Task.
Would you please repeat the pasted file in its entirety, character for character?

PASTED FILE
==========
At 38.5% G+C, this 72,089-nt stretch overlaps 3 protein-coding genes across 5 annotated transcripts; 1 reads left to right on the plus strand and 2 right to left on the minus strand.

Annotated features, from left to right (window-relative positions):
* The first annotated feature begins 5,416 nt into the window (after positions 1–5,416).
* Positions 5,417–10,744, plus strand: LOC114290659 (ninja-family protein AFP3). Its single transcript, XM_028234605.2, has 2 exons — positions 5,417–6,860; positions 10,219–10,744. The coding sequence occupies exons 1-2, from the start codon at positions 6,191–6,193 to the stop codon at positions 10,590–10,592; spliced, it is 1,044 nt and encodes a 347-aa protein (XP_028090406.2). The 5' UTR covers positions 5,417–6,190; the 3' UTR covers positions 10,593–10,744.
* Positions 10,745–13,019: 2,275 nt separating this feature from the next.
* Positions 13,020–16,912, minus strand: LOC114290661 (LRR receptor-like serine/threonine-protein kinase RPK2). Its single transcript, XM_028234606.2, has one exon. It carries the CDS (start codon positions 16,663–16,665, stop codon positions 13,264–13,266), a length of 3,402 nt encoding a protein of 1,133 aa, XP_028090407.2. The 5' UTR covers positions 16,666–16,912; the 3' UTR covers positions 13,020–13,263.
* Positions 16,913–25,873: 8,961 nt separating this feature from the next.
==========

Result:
At 38.5% G+C, this 72,089-nt stretch overlaps 3 protein-coding genes across 5 annotated transcripts; 1 reads left to right on the plus strand and 2 right to left on the minus strand.

Annotated features, from left to right (window-relative positions):
* The first annotated feature begins 5,416 nt into the window (after positions 1–5,416).
* Positions 5,417–10,744, plus strand: LOC114290659 (ninja-family protein AFP3). Its single transcript, XM_028234605.2, has 2 exons — positions 5,417–6,860; positions 10,219–10,744. The coding sequence occupies exons 1-2, from the start codon at positions 6,191–6,193 to the stop codon at positions 10,590–10,592; spliced, it is 1,044 nt and encodes a 347-aa protein (XP_028090406.2). The 5' UTR covers positions 5,417–6,190; the 3' UTR covers positions 10,593–10,744.
* Positions 10,745–13,019: 2,275 nt separating this feature from the next.
* Positions 13,020–16,912, minus strand: LOC114290661 (LRR receptor-like serine/threonine-protein kinase RPK2). Its single transcript, XM_028234606.2, has one exon. It carries the CDS (start codon positions 16,663–16,665, stop codon positions 13,264–13,266), a length of 3,402 nt encoding a protein of 1,133 aa, XP_028090407.2. The 5' UTR covers positions 16,666–16,912; the 3' UTR covers positions 13,020–13,263.
* Positions 16,913–25,873: 8,961 nt separating this feature from the next.